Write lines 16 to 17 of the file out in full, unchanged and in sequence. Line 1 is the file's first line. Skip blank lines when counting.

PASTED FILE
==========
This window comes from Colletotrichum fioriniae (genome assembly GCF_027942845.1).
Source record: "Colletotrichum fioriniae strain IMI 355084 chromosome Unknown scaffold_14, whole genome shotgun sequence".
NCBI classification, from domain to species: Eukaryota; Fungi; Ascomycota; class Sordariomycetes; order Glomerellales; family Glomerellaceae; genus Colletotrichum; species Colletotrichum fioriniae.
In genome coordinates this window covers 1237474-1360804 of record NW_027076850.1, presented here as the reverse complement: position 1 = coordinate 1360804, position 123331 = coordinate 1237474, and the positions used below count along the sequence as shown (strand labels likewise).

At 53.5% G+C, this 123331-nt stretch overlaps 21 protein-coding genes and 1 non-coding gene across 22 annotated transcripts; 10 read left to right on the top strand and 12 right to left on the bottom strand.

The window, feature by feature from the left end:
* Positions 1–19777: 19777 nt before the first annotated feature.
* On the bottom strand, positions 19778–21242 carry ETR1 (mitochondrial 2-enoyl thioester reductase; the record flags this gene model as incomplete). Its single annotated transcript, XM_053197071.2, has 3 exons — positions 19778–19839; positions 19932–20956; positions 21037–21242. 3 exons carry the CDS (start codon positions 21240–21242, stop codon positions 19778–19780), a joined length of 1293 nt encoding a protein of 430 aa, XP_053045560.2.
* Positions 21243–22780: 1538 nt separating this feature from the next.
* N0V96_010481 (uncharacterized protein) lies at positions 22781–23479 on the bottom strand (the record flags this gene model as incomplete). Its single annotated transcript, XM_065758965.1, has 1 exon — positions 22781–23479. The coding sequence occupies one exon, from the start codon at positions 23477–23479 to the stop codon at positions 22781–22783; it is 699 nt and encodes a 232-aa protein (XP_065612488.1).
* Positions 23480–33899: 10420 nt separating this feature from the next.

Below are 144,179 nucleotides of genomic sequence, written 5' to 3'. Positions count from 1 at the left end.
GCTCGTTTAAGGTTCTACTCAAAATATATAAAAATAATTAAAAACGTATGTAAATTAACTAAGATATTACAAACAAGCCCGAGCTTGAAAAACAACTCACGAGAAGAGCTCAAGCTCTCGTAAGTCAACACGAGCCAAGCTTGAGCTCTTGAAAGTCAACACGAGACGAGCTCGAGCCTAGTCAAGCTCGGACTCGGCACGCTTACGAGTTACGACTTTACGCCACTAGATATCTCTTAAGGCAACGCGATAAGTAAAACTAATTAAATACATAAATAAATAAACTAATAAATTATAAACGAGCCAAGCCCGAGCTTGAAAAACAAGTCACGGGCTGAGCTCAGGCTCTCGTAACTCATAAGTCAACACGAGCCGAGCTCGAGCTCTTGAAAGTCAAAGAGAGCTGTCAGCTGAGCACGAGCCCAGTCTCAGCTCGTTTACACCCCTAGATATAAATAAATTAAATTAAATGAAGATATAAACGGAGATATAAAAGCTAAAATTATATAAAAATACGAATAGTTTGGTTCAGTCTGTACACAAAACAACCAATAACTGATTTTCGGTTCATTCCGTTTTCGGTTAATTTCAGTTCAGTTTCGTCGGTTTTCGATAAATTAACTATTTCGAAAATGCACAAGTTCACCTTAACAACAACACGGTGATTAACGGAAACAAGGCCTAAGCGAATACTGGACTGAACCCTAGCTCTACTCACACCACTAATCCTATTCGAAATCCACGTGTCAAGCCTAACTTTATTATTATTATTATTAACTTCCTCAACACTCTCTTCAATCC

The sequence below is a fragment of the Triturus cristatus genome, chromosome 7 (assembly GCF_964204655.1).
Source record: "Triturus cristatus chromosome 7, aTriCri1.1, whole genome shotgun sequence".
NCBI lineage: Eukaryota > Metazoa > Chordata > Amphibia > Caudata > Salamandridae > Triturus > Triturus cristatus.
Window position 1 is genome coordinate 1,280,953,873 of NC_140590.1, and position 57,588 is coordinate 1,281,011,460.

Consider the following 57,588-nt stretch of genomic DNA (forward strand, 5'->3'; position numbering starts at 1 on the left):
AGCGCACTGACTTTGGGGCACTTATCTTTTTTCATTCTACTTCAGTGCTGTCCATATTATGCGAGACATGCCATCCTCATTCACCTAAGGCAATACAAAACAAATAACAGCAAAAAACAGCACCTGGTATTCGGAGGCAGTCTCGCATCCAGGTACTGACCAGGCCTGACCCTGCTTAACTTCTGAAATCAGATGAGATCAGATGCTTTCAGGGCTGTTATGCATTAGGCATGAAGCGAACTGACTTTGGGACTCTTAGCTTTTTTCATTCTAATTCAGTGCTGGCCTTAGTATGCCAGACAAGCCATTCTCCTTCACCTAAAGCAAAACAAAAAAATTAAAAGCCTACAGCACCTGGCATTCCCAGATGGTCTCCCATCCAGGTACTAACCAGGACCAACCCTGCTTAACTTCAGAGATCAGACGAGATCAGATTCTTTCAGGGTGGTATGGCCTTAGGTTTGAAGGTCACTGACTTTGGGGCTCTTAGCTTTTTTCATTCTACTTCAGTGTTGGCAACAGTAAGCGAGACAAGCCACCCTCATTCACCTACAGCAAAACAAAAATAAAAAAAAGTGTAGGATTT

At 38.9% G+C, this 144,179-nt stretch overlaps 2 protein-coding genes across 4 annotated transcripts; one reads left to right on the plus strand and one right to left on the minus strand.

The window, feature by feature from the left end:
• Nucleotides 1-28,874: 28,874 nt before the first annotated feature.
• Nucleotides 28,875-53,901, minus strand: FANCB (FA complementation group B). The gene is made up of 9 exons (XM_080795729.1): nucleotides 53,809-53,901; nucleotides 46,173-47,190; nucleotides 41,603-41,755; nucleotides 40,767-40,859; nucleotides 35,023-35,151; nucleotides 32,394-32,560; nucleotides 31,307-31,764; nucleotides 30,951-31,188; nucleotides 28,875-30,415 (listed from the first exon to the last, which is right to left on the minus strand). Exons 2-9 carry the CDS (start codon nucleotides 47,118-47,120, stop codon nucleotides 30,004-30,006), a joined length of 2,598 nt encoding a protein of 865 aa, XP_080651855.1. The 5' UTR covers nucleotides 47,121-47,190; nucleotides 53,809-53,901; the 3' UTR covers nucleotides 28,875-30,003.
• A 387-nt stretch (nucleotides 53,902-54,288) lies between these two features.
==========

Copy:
NCBI lineage: Eukaryota > Metazoa > Chordata > Amphibia > Caudata > Salamandridae > Triturus > Triturus cristatus.
Window position 1 is genome coordinate 1,280,953,873 of NC_140590.1, and position 57,588 is coordinate 1,281,011,460.